, = 44
- = 45
. = 46
/ = 47
0 = 48
...
9 = 57


f=s=>s.toLowerCase().replace(/[^ a-z,-9]/g,"").replace(/[ ,-/]+/g,"-").replace(/^-|-$/g,"") console.log(f("---"));//TEST console.log(f("!@#$%ˆ&*()_+"));//TEST

console.log(f("Stewie's sequence: + * - / + * - /-"));

console.log(f("N(e(s(t))) a string"));
console.log(f("\"Hello, World!\""));
console.log(f("URL-Friendly titles"));

console.log(f("C.U.S.R.S"));
console.log(f("1+2+3+4+...+n = -1/12?"));
console.log(f("How can I use cmp(a,b)"));

console.log(f("Export The $PATH Variable, Line-By-Line")); console.log(f("Do n and n^3 have the same set of digits?")); console.log(f("Quine Anagrams! (Cops' Thread)")); console.log(f("The Golfer Adventure - Chapter 1")); console.log(f("Bootloader golf: Brainf***--")); console.log(f("0123")); console.log(f("a a1")); console.log(f("2-1=1")); <input oninput=a.textContent=f(this.value)><pre id=a> • Doesn't remove leading dashes: "-1" becomes "-1", when it should become "1". Dec 10 '16 at 14:08 • @L3viathan Should work now Dec 10 '16 at 14:11 • No need to count f= so your byte count is 96 right now. And no need of the \ inside a range in the regexp, so it could be 95. But ... still not working: try ...title Dec 10 '16 at 14:18 • Hei! I'm not that old! (65 not 64) Dec 10 '16 at 15:00 • I believe you don't need the f= and the ; at the end. Just specify that this is an anonymous function. With this, your answer should be 90 bytes long. Dec 10 '16 at 15:09 # Lua, 91 bytes a=a:lower():gsub( '[ .,/]', '-' ):gsub( '[^%w-]', '' ):gsub( '%-+', '-' ):match'%-?(.*)%-?'  Where a is the URL string. Explanation: • Most of it's pretty straight forward. a:lower() returns the lower-case function • :gsub finds the match of the pattern and replaces it with the string. • '[ .,/]': Brackets mean "or", so this matches space, period, comma, and slash. No need to be greedy because :gsub does all occurrences. • '[^%w-]': ^ means "not" when inside brackets, %w means anything alphanumeric. So '[^%w-] matches anything that's not alphanumeric or a dash. • '%-+': Match as many dashes as you can and replace them with just one dash. • match'%-?(.*)%-?': In Lua, if a string is the function's only argument, no parenthesis are needed. Only needs to check for one dash at the start and end because dashes have been minimized already. No need for anchor characters because .* is match everything, greedy. # C, 194 bytes i,j;f(char*s,char*d){if(*s>47&*s<58|*s>96&*s<123)d[i++]=*s;if(*s>64&*s<91)d[i++]=*s+32;if(i-j&&*s>43&*s<48|*s==32&&*(s+1)&&*(s+1)>47|(*(s+1)<44&&*(s+1)^32)){d[i++]=45;j=i;}*++s?f(s,d):(d[i]=0);}  Call with: int main() { char *in="Loading... Forever"; char out[128]; f(in,out); puts(out); }  ## SAS, 108 One of the less competitive answers here due to the verbose syntax of SAS - the 9 character penalty per regex really hurts - but it was a good regex learning exercise: t=prxchange('s/^-|-$//',-1,prxchange('s/-+/-/',-1,compress(translate(lowcase(t),'----',' .,/'),'-','adk')));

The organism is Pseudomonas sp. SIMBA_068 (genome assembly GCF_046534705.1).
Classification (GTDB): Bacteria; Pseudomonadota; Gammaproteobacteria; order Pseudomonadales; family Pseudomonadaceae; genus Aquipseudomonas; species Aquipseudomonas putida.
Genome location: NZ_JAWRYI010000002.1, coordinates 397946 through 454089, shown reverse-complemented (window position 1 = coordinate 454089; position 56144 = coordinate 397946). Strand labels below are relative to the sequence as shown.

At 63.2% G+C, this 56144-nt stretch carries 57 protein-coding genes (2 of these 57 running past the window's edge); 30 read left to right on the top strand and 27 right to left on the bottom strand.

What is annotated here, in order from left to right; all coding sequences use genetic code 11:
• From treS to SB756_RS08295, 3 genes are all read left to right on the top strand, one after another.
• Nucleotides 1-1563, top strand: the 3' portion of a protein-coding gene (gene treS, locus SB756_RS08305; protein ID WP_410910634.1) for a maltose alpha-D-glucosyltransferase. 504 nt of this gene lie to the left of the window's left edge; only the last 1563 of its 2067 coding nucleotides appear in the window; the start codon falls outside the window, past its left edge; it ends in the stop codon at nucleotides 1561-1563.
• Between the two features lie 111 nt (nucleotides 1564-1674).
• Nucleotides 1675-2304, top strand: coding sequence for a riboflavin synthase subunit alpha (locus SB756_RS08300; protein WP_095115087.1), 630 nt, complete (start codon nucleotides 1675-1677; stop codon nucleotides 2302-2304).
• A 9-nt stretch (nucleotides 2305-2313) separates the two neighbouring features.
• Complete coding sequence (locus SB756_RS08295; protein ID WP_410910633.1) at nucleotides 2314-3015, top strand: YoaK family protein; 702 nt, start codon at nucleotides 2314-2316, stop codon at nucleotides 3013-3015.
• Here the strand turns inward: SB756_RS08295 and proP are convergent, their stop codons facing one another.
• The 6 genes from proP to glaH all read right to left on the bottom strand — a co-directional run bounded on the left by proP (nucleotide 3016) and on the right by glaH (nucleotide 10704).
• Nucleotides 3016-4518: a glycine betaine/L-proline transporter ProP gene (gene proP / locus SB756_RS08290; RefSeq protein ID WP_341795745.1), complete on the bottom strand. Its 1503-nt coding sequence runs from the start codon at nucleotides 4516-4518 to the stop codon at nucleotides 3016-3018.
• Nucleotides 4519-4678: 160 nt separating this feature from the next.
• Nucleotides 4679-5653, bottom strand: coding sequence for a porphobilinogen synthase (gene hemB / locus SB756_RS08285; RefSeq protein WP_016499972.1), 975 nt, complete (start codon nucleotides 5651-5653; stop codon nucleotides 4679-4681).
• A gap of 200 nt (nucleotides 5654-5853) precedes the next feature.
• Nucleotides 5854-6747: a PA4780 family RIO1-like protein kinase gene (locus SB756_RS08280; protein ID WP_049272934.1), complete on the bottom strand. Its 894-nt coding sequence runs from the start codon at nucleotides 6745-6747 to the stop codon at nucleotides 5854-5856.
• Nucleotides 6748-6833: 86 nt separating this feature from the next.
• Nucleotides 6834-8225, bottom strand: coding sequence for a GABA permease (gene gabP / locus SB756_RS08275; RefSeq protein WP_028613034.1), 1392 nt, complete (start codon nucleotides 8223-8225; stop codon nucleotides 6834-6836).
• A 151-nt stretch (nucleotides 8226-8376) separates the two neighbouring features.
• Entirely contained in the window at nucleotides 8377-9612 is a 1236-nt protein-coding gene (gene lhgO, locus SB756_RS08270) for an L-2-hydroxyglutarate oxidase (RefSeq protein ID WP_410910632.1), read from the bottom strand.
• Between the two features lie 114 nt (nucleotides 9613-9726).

## Pyth, 35 bytes

:r::rQ0"[-.,/]"d"[^\w ]"k6"[ -]+"\-


### Explanation

    rQ0                              Convert letters to lower case
:   "[-.,/]"d                     Replace all -.,/ with spaces
:             "[^\w ]"k            Remove all remaining symbols
r                       6           Remove leading and trailing spaces
:                         "[ -]+"\-  Turn runs of spaces and dashes to one dash


## Perl 6, 75

{lc .subst(/<[\ .,/]>/,"-"):g.subst(/<[\W]-[\-]>/,""):g.subst(/\-+/,"-"):g}


## GNU Sed, 65 bytes

s/.*/\L\0/
s@[ .,/]@-@g
s/[^-a-z0-9]//g
s/-\+/-/g
s/^-\|-\$//g


A series of regex substitutions. Uses non-portable \L from GNU sed to lowercase the input. Run from a file using sed -f.